Tuesday, January 24, 2012


There are fleeting moments
when I can feel her
calling to me.

I can close my eyes
and smell jasmine,
and the vapors of hot chai
with cloves
and just a splash of milk.

I can hear the man
calling from his fruit cart
in the morning
as I open my eyes
to the boiling sun
pouring light through the silk curtains
warming my caramel skin.

I also remember walking on the dirty streets
coated with garbage like confetti,
dogs with fleas,
and the little girl,
who tugged at my expensive jeans
as I turned around in anger,
to see her holding a baby,
worried more that she had reached
inside my pockets
than about what she had to say;
ik pesa?

But instead, I chose to erase these memories
and cover them up with 
the beautiful things
like the smell of sandalwood paste
and the juicy mangos we’d pick from trees,
like drinking ice cold Coke from those glass bottles
and the way my anklets and bangles jingled as I stepped,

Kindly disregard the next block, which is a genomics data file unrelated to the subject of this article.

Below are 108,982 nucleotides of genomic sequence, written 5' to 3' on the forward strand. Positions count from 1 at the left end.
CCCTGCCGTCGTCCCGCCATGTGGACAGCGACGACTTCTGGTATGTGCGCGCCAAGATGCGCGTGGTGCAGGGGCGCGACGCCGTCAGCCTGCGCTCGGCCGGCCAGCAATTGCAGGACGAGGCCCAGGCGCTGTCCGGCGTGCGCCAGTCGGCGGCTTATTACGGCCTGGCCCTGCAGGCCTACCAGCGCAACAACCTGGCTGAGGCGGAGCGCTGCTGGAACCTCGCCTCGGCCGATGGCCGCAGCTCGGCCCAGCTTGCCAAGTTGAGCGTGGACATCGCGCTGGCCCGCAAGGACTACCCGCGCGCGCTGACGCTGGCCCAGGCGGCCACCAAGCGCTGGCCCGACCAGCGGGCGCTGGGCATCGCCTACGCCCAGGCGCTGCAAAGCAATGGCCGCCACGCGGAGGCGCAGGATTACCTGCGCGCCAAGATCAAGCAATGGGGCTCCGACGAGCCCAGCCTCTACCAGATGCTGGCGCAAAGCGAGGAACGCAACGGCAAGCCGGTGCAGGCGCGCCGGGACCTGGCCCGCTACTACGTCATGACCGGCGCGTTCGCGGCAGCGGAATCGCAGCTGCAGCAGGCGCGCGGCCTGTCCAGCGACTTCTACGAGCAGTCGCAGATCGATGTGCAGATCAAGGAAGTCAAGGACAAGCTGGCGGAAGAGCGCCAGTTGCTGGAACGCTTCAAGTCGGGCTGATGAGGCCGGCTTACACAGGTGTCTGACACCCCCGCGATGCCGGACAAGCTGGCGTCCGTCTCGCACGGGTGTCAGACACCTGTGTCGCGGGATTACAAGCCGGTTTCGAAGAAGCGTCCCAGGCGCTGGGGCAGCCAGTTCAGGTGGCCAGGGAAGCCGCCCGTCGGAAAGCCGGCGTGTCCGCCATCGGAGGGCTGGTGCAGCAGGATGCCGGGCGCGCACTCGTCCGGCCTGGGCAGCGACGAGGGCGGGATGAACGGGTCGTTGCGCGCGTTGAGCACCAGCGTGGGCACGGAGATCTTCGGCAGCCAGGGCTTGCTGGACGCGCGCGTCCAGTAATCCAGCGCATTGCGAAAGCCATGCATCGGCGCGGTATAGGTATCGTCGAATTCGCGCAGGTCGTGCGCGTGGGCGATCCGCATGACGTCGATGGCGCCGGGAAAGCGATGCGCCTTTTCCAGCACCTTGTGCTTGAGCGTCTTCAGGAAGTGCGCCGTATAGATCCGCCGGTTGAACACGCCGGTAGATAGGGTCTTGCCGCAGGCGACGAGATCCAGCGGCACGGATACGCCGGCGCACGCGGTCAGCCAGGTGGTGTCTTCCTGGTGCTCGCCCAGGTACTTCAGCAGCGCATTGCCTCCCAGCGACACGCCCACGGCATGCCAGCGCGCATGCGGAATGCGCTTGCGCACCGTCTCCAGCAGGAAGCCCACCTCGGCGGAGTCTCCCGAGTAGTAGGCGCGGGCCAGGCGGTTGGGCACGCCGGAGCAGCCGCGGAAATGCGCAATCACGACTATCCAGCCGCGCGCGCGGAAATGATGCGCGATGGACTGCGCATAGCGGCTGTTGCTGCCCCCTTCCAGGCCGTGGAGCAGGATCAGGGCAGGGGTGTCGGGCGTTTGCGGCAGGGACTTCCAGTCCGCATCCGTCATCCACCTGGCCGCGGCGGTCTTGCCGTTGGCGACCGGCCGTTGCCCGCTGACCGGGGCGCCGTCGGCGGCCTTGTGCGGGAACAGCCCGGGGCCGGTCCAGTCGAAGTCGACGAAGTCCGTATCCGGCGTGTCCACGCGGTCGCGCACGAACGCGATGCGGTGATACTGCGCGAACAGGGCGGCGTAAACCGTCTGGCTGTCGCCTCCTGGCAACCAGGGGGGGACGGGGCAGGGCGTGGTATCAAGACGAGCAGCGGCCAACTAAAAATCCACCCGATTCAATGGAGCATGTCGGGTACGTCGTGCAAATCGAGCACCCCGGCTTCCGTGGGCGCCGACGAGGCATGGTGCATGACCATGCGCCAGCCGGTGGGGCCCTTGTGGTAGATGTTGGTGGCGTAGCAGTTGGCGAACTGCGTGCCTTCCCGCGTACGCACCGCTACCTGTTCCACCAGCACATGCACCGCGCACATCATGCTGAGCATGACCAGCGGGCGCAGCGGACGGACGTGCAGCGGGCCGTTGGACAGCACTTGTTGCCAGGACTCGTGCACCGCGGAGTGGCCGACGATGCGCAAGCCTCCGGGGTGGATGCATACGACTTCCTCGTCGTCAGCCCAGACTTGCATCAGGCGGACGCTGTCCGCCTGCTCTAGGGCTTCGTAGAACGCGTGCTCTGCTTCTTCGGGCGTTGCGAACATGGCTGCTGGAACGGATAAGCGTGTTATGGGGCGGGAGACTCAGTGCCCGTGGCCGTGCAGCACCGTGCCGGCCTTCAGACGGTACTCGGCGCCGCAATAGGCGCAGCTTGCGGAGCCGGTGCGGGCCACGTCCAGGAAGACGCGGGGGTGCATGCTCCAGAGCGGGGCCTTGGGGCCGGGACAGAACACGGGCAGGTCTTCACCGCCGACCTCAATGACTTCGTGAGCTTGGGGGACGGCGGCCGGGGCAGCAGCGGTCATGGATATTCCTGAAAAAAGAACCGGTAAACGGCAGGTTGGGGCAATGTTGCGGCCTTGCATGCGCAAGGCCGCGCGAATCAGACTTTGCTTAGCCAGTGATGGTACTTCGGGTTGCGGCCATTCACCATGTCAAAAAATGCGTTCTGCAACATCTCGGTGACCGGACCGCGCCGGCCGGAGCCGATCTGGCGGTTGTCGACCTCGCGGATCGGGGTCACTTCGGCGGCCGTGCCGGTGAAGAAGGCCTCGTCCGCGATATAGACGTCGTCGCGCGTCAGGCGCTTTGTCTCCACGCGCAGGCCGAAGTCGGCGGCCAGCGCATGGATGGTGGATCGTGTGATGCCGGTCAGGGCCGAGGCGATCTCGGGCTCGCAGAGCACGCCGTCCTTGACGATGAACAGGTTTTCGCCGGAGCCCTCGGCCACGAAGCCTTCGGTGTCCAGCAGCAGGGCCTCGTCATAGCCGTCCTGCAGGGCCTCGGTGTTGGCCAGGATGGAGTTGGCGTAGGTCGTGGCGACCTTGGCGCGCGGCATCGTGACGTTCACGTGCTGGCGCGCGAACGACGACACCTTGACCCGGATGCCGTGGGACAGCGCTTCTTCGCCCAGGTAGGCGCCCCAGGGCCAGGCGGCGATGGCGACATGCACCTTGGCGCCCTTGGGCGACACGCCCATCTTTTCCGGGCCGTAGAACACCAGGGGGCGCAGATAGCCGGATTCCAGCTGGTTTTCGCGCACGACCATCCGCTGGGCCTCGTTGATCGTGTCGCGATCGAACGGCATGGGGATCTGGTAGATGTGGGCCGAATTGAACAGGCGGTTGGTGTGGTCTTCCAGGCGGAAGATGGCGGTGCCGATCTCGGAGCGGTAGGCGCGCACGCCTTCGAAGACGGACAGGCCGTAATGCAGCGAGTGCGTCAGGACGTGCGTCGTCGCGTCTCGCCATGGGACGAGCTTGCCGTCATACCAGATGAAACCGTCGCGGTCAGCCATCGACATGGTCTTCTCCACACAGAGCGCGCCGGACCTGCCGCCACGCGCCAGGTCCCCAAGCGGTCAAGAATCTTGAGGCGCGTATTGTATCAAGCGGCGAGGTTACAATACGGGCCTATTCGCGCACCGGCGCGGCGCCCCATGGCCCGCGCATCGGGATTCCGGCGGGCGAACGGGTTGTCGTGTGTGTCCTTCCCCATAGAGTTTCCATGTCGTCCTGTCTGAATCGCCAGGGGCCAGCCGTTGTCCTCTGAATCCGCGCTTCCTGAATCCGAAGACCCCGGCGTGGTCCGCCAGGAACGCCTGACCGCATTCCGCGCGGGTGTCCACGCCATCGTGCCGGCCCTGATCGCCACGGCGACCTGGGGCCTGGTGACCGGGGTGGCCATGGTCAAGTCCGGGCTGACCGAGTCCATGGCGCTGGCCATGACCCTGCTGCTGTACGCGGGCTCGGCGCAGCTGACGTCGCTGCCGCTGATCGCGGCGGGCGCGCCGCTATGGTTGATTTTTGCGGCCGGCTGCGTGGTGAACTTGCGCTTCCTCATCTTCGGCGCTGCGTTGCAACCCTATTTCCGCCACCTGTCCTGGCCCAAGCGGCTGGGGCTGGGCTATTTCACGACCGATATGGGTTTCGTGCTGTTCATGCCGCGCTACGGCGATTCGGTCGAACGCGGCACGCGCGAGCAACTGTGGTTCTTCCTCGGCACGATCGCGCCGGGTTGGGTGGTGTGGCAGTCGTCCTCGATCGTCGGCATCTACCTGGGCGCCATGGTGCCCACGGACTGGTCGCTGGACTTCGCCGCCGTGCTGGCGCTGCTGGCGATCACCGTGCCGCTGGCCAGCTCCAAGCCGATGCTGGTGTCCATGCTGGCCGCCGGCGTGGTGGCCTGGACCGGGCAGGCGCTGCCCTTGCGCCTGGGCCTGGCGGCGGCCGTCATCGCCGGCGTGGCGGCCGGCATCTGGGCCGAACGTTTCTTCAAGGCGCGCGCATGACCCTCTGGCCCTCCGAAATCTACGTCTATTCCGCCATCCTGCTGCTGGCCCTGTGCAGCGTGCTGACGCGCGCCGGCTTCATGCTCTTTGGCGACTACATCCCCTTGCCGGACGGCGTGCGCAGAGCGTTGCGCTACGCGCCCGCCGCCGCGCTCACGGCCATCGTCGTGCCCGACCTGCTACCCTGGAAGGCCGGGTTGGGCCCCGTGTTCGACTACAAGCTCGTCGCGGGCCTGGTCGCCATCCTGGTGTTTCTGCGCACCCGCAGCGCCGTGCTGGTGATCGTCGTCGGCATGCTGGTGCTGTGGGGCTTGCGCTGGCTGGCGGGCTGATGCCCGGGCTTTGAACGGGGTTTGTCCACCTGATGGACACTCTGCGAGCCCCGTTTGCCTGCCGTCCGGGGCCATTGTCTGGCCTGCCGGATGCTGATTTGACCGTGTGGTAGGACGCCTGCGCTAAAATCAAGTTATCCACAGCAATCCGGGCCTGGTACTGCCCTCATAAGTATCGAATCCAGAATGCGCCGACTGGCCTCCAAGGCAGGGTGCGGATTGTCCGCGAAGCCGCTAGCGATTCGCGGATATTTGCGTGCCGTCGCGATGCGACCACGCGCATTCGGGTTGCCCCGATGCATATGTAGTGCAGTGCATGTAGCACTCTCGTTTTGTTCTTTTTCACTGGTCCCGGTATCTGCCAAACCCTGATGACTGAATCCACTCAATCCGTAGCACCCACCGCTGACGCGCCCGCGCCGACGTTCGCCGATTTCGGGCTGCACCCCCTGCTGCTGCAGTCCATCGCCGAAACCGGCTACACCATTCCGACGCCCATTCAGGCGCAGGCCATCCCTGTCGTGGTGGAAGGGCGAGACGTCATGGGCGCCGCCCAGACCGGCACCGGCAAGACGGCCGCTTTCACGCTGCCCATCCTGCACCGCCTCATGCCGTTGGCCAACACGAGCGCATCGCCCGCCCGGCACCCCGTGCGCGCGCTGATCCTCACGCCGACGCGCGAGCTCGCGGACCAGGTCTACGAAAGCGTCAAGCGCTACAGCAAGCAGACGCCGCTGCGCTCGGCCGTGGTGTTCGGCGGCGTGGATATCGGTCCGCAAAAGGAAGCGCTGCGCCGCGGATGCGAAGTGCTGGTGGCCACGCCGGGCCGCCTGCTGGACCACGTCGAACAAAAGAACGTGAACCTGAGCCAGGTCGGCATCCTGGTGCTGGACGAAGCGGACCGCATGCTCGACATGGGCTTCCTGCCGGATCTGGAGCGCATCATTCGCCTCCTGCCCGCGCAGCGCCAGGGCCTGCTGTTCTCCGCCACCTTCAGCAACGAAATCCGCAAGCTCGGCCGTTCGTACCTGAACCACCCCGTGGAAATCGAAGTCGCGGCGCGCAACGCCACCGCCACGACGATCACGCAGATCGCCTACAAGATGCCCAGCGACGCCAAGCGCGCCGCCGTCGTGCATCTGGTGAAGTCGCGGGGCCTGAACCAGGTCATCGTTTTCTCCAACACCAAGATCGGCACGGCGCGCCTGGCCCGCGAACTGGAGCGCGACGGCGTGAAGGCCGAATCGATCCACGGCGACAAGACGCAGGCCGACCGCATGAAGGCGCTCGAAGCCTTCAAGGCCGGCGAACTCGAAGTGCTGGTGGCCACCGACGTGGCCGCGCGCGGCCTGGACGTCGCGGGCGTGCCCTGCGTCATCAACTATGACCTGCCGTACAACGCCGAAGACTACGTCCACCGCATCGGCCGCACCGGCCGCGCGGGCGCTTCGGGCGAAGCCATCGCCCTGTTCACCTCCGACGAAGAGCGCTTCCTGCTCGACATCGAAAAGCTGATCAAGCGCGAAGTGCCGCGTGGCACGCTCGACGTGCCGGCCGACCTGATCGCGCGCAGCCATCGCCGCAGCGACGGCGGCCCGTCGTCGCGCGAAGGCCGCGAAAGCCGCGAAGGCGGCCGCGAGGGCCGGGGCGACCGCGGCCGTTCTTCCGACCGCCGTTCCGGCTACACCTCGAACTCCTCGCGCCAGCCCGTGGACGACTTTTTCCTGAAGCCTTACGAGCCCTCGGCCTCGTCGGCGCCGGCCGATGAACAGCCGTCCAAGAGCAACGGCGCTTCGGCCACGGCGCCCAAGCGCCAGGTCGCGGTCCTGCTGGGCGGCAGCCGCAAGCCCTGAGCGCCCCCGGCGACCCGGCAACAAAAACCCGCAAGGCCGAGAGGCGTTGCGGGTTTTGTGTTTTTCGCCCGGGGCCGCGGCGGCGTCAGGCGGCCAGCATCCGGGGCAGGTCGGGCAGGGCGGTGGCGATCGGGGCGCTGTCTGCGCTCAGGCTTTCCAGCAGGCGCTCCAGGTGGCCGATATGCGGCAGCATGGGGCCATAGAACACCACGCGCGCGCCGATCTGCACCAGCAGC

like the bright beautiful fabrics that lined each shop
and the bells chiming in the temple,

I chose to remember the smell of jasmine and hot chai,
and the man calling from his fruit cart as I woke up to the boiling sun.

I would only be there for a few fleeting moments,
so I would soak in all these lovely things
before I would find my way home,
smiling when asked about my vacation.

Home was never where I found her,
and when questioned by friends and strangers
I would always decline any connection;
I was an American.

But lately, I’ve been feeling her calling to me,
a mother to her child,
and I cannot deny her existence
because after all,
she is running through my veins;
she is in my brown skin, and my long braid,
and the words that roll off my tongue;
she has raised my parents, and their parents,
and she is the dust of my ancestors.

Though she is broken,
and those memories I used to erase
will overcome the beautiful things,
I pray we meet again soon.

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